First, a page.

Ice cream, my dear readers. I know that is what you’re looking for and what I’ve promised. Yesterday our first stop was La Tour Eiffel and I tried Patiche et Citron (Pistachio and Lemon) from a little market on wheels. Sweet, sweet. I may not be able to top that one.
And for our first full day in Paris, it is the Louvre, of course. We must see if Mona Lisa is still smiling and whether “The Wedding at Cana” is still covering the whole wall at the other end of the room and, for the most part, being overlooked. This time we are not astonished by how small the smiling lady is in the grand room. Always before our first visit there in 1981 I had imagined this wonder by Michelangelo to be big, really big. The proportion of painting to wall seems as skewed as my stairwell looked when I only had one family photograph hanging there. What is surprising on this day is that the standing spaces before the woman and the wedding seem equally crowded. It is the day before Bastille Day, so Paris is packed.
We met up with Claire, Nicholas’s friend, at the ticket agency within the metro just outside the door of the Louvre. Claire’s home is in Canada but her mother is working in Hong Kong and her family will soon move there. She and Nicholas met in an architecture summer class at Cornell last summer. The student hostel where she was staying became so rowdy as groups of students came and went that she decided to move into a hotel. Unwittingly, she ended up in the red light district near Montmartre. But she is an amazing girl. She plans simply to “embrace the situation.” I haven’t seen someone with that attitude since my college days. An original flower child, L.L., used to sneak out of Hayden Harris to smoke pot and read poetry on the quadrangle pre-dawn—or so I heard. I was on the goodytwoshoes Judiciary Committee that heard the accusations.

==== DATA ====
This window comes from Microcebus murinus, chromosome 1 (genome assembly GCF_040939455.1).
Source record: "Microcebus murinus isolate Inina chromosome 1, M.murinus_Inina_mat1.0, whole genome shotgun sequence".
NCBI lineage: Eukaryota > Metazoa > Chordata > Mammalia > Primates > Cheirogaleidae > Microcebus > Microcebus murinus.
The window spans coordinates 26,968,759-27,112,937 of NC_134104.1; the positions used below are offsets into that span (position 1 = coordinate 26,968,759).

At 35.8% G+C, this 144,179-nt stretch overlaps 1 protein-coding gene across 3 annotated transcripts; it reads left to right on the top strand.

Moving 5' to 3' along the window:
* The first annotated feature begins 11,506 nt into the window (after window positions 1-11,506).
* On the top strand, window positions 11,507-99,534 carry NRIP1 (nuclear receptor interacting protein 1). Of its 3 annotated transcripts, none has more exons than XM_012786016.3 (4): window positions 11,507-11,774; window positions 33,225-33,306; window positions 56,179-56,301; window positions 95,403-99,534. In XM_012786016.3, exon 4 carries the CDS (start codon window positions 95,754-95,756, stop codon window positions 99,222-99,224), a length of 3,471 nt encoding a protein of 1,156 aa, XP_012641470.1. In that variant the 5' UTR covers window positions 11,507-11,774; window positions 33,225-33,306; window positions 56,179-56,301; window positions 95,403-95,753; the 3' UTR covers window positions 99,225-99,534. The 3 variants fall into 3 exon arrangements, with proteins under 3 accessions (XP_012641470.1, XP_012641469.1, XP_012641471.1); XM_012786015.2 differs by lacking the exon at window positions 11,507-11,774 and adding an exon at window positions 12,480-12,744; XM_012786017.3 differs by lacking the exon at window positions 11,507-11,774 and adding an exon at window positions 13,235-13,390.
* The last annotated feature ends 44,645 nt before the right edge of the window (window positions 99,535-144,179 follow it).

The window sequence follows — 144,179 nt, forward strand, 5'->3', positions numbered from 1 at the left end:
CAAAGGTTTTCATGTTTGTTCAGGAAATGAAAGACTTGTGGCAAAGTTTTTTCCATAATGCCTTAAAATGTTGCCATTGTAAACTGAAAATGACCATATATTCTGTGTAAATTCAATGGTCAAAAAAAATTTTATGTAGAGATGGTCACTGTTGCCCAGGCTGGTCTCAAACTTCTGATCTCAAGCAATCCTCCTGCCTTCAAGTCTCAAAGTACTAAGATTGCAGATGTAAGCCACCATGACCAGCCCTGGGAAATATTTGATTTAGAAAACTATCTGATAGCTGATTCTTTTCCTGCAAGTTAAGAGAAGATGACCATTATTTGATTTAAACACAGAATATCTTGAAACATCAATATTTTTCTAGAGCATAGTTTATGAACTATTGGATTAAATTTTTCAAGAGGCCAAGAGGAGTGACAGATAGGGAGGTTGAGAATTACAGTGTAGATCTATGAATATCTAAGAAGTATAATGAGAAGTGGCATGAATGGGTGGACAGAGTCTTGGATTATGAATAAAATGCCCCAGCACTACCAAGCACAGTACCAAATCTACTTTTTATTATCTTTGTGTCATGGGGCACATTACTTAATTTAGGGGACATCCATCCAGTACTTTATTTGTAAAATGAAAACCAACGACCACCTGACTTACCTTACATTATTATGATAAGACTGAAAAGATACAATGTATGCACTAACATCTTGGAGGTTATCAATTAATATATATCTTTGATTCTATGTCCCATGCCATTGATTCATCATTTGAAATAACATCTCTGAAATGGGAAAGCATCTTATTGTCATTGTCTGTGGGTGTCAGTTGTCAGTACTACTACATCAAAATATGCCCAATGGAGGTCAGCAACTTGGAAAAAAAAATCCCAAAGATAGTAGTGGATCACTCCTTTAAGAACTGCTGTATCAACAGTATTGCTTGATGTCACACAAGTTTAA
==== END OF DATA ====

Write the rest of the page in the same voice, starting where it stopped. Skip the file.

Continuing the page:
Our group of five arrived early at the Louvre but the waiting lines had already serpentined around the foyer several times. By the time we were ready to enter, Nicholas couldn’t find his ticket. Luckily, a well-dressed man in a suit (who spoke no English or French, it seemed) had found it after, Nicholas surmised, he had pulled it from his back pocket along with his cell phone. Some situations require only hand signals. Before the visit ended, Claire had totally lost her ticket. But she and Nicholas, future architects, both had good excuses. They were preoccupied with what they would do to best use their time inside. Nicholas planned to record his impressions with his cell phone, and Claire carried a sizeable sketch pad and several colored pencils. Juggling equipment can be a bit of problem.